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Want to Try Pegging? A Beginner's Guide for You and Your Partner

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By Stephanie Delgado and Meagan Drillinger

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What is pegging?

If you ask Urban Dictionary, pegging is “when a woman fucks a guy with a strap on.”

Eloquent, right?

While their definition of pegging isn’t wrong, it is a bit more simplistic than what pegging actually entails. In fact, you don’t even necessarily have to use a strap-on during pegging (but more on that later).

Let’s cover the basics of what pegging sex is:

Pegging is when a person without a penis anally penetrates a person with a penis. (Or, in Urban Dictionary terms, pegging is when someone without a penis fucks someone with one anally.)

Chosen over “punting,” the term “pegging” was originally coined by Dan Savage and his listeners back in 2001 and has since been picked up in mainstream media.¹

With both parties on board, pegging is a great opportunity for a couple to explore their pleasure together.

Further to that, it’s a patriarchy-smashing sex act! Pegging invites and embraces the idea that masculinity is not tied to being a penetrator. When we embrace our heterosexual, cis-male partners and their pegging fantasies, we’re encouraging them to explore their sexuality while supporting their masculinity in non-toxic ways.

Sexual pleasure, genuine intimacy, and a good time in the bedroom? It sounds like a dream come true, right?

How do I tell my partner I want to try pegging?

TJ, a 35-year-old, confidently heterosexual man, felt secure in his two-year relationship with his girlfriend. But he was keeping a secret: he’d begun to experiment with anal sex, and he wanted his partner to join him.

“I had trouble asking for it at first, and still do,” said TJ, who asked to remain anonymous. “I’m trying to let go and enjoy being taken. It’s not something I’d want my friends to know, but I’m starting to care less these days.”

Like TJ, many men fear asking for anal sex will cause their partners to question their masculinity. With open communication, women can help their heterosexual partners feel more comfortable with exploring their own sexuality.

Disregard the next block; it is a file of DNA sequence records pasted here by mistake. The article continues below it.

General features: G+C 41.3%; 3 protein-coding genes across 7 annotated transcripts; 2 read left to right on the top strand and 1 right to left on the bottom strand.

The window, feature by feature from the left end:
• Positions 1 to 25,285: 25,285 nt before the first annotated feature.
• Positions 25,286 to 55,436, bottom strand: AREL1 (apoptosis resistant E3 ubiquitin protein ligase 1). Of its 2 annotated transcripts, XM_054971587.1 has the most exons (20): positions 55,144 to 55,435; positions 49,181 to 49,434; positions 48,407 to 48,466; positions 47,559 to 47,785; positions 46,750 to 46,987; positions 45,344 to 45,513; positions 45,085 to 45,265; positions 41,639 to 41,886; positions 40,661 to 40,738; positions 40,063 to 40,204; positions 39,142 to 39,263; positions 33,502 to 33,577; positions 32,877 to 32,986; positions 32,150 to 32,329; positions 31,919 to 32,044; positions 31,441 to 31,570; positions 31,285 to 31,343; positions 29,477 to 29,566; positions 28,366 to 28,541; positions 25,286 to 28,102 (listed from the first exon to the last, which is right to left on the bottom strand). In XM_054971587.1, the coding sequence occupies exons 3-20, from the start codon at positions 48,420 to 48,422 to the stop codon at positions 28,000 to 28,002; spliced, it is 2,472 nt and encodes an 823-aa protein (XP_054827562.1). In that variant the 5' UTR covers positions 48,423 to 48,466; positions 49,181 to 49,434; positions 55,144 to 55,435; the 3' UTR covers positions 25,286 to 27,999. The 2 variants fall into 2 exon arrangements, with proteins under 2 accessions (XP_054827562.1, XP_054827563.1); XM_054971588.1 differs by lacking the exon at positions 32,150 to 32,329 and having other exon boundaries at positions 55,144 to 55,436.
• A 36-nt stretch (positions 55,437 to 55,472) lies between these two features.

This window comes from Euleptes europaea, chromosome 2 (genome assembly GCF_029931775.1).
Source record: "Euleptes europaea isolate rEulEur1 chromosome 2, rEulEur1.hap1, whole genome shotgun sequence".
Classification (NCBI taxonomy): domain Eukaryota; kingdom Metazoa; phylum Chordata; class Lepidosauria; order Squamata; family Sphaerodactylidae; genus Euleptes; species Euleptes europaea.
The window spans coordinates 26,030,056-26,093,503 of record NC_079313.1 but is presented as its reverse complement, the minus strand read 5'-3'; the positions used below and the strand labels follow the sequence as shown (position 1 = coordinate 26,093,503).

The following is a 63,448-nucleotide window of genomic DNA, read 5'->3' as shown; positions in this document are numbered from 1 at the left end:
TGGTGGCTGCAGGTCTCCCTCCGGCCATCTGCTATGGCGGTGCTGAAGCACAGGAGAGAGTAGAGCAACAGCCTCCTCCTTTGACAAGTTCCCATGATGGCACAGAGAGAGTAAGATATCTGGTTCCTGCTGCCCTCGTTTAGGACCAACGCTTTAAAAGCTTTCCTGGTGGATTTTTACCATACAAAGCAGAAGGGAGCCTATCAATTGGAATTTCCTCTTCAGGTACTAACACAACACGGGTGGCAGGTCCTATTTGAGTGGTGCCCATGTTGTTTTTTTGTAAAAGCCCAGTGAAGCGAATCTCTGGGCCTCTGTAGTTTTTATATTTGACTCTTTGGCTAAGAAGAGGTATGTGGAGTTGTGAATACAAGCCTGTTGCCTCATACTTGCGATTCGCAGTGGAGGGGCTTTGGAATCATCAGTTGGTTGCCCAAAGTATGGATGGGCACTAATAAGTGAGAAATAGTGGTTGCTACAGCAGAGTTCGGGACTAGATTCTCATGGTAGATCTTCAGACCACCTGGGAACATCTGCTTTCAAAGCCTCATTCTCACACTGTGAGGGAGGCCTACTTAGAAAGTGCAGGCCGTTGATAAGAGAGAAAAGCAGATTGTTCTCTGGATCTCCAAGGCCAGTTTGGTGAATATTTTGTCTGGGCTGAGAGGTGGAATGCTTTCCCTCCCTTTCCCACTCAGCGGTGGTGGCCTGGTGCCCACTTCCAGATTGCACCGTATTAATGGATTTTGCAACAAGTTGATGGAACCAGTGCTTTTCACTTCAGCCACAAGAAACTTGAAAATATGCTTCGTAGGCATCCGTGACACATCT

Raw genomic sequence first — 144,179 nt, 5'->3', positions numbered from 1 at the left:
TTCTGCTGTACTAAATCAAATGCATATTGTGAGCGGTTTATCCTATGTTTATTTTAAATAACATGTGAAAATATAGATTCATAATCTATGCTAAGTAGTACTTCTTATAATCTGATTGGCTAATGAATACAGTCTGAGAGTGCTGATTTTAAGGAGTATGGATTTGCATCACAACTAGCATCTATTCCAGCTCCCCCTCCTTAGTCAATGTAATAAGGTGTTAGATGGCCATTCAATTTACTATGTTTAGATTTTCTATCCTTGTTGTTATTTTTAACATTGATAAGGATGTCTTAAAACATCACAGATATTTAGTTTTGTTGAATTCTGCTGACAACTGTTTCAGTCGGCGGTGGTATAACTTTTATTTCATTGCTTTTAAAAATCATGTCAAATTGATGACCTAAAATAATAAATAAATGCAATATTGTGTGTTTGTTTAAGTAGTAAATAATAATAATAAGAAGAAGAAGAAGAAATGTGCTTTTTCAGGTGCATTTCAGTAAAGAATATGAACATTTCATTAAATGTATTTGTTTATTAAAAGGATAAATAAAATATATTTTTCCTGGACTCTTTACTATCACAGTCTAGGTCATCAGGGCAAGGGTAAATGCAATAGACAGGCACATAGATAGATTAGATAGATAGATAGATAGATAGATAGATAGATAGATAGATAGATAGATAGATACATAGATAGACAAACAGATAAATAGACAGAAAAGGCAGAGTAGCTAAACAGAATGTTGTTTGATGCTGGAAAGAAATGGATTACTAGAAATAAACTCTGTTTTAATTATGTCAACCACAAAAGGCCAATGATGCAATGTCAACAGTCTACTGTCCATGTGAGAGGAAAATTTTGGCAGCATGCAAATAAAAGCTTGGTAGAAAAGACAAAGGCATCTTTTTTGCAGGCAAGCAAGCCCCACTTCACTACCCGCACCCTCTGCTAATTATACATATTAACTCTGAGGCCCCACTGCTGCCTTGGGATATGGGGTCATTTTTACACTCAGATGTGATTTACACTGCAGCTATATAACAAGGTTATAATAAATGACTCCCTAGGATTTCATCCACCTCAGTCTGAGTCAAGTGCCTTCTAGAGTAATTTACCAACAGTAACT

Talking it out: questions for talking about pegging together

Before anything sexual, the best and most important thing is to communicate with your partner. Sex is always an act between two people...or more. Who cares as long as it's consensual?

The truth is, many heterosexual men are already experimenting with anal sex on their own, and might be too ashamed to tell their female partners.

"[Anal sex] is a source of pleasure for many cisgendered men, who have kept it a secret from their cisgendered partners," said Doug Braun-Harvey, co-founder of the Harvey Institute, a center for helping individuals and organizations integrate sexual health principles to improve personal well-being. "Fear of letting this pleasure be known to a partner is so intense for some men that they will avoid it for decades."

Whether you’re hoping to be pegged or interested in doing the pegging, talking is the first step. Try using some of the following open-ended questions in order to explore the topic with your partner:

  • How do you feel about anal sex and anal play?
  • Is anal play something you enjoy on your own during masturbation?
  • What do you know about pegging?
  • How comfortable are you penetrating me/being penetrated by me?
  • Is this something we can talk about and consider trying when we’re both ready to consent?

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Testing the waters: trying pegging for the first time

After you’ve talked it out with your partner and you’ve decided to move forward, the next step is to take it slowly.

"For many hetero couples, anal sex is not included in their sexual repertoire for many reasons," said Dr. Rosara Torrisi, an AASECT Certified sex therapist and founder of the Long Island Institute of Sex Therapy in New York. "We usually hear about anal sex being physically uncomfortable."

Dr. Torrisi echoes our recommendation for lube (and lots of it), as well as space for relaxation. She also recommends starting slowly with anal dilators.

Is pegging about being dominated?

The short answer is this: no.

Just because you or your partner want to be pegged does not mean there is automatically a desire for domination, or a right to practice it.

So what’s the difference between pegging and femdom pegging? The easy answer is consent versus consensual nonconsent.

If you’re unsure whether your partner is interested in femdom pegging or being dominated, stop what you’re doing and go back to talking it out. The only way you will know for sure is if you ask.

And if you haven’t asked, you’ve got no business pegging your partner just yet.

Why does pegging feel good?

Surprisingly, the prostate and its capabilities for pleasure are as understudied and ignored as those for vaginas.

Still, there is one notable study by R.J. Levin, an independent research worker, that calls into question this lack of information and what may make stimulating the prostate pleasurable for those who have them.

Essentially, the pleasure behind pegging is two-fold and comes down to anatomy and mental/emotional stimulation.

Anatomically speaking, the prostate is the MVP during pegging. Measuring at about the size of a walnut, the prostate’s main function is to help push semen out of the penis. (Read: ejaculate.)